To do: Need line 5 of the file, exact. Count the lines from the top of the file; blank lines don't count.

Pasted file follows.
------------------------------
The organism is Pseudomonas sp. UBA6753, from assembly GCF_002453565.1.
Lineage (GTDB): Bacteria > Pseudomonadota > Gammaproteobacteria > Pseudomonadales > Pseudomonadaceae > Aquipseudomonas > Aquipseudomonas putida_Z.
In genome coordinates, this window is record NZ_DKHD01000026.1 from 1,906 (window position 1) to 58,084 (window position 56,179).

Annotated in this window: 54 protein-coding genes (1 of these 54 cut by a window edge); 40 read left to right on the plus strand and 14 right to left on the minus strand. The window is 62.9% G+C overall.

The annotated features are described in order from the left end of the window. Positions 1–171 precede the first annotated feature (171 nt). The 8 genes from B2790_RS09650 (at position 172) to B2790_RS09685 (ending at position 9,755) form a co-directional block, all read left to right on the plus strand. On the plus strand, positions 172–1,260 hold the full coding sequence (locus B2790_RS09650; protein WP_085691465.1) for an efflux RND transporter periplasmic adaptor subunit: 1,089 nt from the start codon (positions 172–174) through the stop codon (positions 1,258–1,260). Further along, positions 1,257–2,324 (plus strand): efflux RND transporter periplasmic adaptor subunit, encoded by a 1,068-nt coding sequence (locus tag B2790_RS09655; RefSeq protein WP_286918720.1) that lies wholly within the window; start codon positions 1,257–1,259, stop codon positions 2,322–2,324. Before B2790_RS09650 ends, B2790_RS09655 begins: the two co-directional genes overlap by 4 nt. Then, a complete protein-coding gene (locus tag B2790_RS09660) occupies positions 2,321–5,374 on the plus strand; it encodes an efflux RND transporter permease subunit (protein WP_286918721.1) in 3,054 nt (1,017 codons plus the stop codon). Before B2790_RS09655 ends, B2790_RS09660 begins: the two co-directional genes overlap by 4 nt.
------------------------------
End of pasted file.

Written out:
The annotated features are described in order from the left end of the window. Positions 1–171 precede the first annotated feature (171 nt). The 8 genes from B2790_RS09650 (at position 172) to B2790_RS09685 (ending at position 9,755) form a co-directional block, all read left to right on the plus strand. On the plus strand, positions 172–1,260 hold the full coding sequence (locus B2790_RS09650; protein WP_085691465.1) for an efflux RND transporter periplasmic adaptor subunit: 1,089 nt from the start codon (positions 172–174) through the stop codon (positions 1,258–1,260). Further along, positions 1,257–2,324 (plus strand): efflux RND transporter periplasmic adaptor subunit, encoded by a 1,068-nt coding sequence (locus tag B2790_RS09655; RefSeq protein WP_286918720.1) that lies wholly within the window; start codon positions 1,257–1,259, stop codon positions 2,322–2,324. Before B2790_RS09650 ends, B2790_RS09655 begins: the two co-directional genes overlap by 4 nt. Then, a complete protein-coding gene (locus tag B2790_RS09660) occupies positions 2,321–5,374 on the plus strand; it encodes an efflux RND transporter permease subunit (protein WP_286918721.1) in 3,054 nt (1,017 codons plus the stop codon). Before B2790_RS09655 ends, B2790_RS09660 begins: the two co-directional genes overlap by 4 nt.